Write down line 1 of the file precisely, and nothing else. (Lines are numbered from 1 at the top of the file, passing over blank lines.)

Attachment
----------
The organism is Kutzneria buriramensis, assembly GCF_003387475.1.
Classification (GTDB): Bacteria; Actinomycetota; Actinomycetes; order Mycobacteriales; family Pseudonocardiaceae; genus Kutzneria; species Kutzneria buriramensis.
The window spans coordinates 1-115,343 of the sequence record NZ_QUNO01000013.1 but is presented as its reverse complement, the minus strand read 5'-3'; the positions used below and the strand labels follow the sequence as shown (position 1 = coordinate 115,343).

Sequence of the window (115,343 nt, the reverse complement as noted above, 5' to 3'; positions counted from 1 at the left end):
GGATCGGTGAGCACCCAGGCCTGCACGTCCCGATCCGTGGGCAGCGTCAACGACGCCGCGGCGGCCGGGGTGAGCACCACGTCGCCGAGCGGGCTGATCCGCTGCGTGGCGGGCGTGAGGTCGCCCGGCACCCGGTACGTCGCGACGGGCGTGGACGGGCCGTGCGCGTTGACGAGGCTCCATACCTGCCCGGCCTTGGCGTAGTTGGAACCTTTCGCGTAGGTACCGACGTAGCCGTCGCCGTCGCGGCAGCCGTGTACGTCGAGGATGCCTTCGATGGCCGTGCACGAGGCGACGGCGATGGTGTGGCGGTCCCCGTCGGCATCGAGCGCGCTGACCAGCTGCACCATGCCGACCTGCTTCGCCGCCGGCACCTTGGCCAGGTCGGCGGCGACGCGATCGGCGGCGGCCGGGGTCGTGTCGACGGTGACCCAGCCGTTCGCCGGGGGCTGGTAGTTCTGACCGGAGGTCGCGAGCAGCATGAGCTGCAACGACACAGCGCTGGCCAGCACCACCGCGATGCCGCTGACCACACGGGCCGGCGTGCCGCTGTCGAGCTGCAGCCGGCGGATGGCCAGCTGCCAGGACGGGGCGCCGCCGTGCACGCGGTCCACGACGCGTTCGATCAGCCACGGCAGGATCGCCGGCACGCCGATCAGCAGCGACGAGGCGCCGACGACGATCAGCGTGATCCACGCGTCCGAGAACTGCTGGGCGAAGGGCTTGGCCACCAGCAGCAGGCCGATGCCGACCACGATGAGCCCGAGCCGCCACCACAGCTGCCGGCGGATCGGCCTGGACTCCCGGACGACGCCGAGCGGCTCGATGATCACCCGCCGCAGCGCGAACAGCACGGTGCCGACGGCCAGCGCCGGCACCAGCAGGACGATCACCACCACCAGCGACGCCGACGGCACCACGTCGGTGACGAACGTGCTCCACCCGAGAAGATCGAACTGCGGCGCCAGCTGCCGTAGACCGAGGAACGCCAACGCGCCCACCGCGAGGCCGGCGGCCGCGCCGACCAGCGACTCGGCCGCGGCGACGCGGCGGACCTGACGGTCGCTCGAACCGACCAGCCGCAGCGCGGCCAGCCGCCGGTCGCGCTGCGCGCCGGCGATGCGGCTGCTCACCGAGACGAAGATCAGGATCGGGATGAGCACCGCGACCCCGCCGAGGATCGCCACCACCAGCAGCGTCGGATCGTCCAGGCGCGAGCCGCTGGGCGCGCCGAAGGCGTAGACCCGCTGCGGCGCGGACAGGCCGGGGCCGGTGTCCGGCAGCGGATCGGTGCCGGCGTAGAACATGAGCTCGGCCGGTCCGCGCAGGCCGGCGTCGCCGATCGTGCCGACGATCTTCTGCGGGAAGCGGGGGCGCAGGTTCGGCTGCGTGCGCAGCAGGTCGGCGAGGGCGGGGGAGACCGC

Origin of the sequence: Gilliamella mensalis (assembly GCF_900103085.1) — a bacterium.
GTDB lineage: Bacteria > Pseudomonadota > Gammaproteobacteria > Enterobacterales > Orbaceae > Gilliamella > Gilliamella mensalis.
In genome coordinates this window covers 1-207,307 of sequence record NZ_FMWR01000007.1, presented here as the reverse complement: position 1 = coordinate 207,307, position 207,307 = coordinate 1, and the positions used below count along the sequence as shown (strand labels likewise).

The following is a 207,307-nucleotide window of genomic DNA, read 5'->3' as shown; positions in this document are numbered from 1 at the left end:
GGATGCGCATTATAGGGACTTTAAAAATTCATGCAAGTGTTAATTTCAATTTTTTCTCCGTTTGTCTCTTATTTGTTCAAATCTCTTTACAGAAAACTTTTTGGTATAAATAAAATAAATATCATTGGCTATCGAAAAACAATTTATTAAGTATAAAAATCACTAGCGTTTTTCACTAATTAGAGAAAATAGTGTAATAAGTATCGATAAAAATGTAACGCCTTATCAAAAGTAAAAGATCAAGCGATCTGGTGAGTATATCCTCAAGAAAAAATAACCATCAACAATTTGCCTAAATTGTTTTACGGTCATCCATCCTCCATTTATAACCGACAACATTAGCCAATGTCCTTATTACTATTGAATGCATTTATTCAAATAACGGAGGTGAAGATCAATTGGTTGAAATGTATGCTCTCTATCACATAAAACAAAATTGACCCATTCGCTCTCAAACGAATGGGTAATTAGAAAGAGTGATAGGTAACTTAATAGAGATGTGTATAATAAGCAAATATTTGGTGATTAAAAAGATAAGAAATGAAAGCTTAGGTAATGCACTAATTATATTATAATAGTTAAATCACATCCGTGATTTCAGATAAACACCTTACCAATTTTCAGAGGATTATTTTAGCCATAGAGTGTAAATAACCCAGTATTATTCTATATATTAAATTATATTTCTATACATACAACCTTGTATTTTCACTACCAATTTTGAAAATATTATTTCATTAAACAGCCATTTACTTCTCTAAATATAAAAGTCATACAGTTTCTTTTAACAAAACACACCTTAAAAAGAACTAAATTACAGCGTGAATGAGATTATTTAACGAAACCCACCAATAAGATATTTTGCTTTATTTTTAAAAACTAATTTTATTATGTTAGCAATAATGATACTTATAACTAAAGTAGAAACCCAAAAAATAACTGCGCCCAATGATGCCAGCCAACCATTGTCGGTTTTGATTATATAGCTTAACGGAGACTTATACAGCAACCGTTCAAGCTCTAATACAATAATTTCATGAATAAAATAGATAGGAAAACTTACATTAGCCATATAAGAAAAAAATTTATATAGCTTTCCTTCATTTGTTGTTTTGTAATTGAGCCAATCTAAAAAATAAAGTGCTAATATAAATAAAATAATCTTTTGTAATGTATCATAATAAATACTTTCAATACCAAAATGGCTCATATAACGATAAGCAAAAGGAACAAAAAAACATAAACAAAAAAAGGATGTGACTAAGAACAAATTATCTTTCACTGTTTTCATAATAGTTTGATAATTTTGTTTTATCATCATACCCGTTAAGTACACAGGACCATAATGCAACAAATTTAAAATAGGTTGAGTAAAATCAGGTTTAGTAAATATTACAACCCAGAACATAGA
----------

The organism is Kutzneria buriramensis, assembly GCF_003387475.1.